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Could someone please give example code of a server socket that connects with multiple client sockets and deals with them sequentially, reading at most one message each from them?

For the reading part, it seems this hangs after reading one line:

while ((fromClient = in.readLine()) != null) {

and this hangs before reading anything:

fromClient = in.readLine();
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Using readLine() only works if you know that the message you are reading is in plaintext and will be terminated by a newline character. –  John Haager Nov 17 '11 at 0:28

3 Answers 3

up vote 1 down vote accepted

Just change your while to if. readLine() blocks until a complete line has been read or the peer has closed the connection. If that's blocking trying to read just one line, it calls your rather strange requirement into question. If one client is slow it will slow down the entire system. Are you sure you need to do this? You do realize that you can read from all clients simultaneously via threads?

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I ended up forcing myself to multithread, since it's really the norm. It works. Sorry others who tried to satisfy my strange requirement: thanks anyway it was food for thought. –  Rooster Nov 17 '11 at 6:07

Have you tried the oracle examples?

Server: http://docs.oracle.com/javase/tutorial/displayCode.html?code=http://docs.oracle.com/javase/tutorial/networking/sockets/examples/KnockKnockServer.java

Client: http://docs.oracle.com/javase/tutorial/displayCode.html?code=http://docs.oracle.com/javase/tutorial/networking/sockets/examples/KnockKnockClient.java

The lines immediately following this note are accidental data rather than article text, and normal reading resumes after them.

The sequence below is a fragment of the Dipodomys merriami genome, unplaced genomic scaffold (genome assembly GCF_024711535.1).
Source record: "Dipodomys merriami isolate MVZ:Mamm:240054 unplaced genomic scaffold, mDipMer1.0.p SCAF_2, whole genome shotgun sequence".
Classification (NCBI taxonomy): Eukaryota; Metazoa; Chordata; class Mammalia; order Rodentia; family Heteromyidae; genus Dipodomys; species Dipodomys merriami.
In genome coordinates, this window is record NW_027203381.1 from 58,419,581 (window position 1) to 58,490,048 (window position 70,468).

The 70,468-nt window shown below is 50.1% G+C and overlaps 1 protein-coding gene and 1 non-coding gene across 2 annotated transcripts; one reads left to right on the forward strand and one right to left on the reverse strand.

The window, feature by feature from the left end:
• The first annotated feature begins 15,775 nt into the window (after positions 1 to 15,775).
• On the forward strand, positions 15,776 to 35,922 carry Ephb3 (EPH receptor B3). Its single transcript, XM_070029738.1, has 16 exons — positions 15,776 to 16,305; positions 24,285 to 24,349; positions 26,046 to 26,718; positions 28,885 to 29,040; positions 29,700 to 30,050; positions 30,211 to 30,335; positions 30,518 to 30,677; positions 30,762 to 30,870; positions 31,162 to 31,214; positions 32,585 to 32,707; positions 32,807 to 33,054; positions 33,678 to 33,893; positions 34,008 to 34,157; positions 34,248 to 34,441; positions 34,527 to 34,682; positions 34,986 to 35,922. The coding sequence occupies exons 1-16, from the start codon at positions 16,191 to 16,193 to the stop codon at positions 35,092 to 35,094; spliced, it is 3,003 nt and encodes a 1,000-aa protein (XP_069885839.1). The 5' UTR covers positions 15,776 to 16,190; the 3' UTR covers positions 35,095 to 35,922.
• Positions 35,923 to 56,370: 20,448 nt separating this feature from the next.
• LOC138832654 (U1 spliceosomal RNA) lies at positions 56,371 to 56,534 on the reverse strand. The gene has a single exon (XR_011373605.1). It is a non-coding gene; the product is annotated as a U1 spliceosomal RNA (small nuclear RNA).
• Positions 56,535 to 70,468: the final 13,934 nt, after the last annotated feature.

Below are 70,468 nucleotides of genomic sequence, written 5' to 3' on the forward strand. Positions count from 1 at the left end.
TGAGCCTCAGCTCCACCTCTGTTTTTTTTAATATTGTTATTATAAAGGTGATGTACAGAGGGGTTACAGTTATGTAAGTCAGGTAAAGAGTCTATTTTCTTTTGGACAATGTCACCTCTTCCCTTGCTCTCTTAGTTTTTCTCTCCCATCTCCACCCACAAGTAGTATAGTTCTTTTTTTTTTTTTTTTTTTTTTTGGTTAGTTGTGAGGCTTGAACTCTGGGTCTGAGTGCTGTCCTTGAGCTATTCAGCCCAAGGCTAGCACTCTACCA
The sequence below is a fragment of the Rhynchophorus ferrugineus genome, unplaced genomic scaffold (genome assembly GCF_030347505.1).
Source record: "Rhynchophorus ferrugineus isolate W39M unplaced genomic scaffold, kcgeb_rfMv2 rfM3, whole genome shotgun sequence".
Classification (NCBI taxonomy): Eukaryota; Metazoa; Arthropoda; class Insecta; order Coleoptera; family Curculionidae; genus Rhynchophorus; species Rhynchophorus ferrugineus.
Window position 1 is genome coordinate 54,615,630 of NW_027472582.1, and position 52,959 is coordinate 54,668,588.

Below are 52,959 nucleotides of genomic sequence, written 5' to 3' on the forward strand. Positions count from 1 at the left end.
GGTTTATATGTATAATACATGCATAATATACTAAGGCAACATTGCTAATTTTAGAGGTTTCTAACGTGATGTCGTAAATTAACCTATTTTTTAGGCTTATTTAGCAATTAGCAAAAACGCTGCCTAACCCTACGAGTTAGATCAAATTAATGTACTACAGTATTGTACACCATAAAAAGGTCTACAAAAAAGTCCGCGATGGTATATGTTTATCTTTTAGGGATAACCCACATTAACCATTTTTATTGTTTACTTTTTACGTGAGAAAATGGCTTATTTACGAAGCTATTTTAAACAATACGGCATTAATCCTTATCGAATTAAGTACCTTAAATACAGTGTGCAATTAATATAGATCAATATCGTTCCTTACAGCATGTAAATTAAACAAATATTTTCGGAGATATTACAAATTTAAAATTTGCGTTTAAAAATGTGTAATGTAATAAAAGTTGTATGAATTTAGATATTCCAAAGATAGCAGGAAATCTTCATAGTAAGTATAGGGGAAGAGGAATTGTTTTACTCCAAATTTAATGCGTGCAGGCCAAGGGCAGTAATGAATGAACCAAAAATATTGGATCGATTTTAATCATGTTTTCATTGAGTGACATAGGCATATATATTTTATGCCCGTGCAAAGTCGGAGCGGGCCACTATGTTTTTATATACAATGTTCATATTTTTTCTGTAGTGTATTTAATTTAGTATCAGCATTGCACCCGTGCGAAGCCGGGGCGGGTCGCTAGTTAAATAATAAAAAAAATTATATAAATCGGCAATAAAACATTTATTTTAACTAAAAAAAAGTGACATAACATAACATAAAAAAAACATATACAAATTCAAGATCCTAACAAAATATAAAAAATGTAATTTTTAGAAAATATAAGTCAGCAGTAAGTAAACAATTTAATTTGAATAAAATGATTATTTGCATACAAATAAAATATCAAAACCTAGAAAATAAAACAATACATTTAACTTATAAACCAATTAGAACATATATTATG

Description: http://docs.oracle.com/javase/tutorial/networking/sockets/clientServer.html

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I believe that example is 1 server, 1 client. I have 1 server, multiple clients. They do also have such an example, but there's is multithreaded while mine has no need to be. –  Rooster Nov 16 '11 at 21:28

I think you want something more like this. But I'm afraid you're going to need to separate the network logic from your program's logic to a greater extent.

That is, you need to use java.nio to accomplish this, because calling readLine() will block on the read until the end of the line is reached. (so if you want to use readLine(), you'll need a thread per client)

You'll probably have to extend the example to keep a buffer per client and monitor it for the end of the line.

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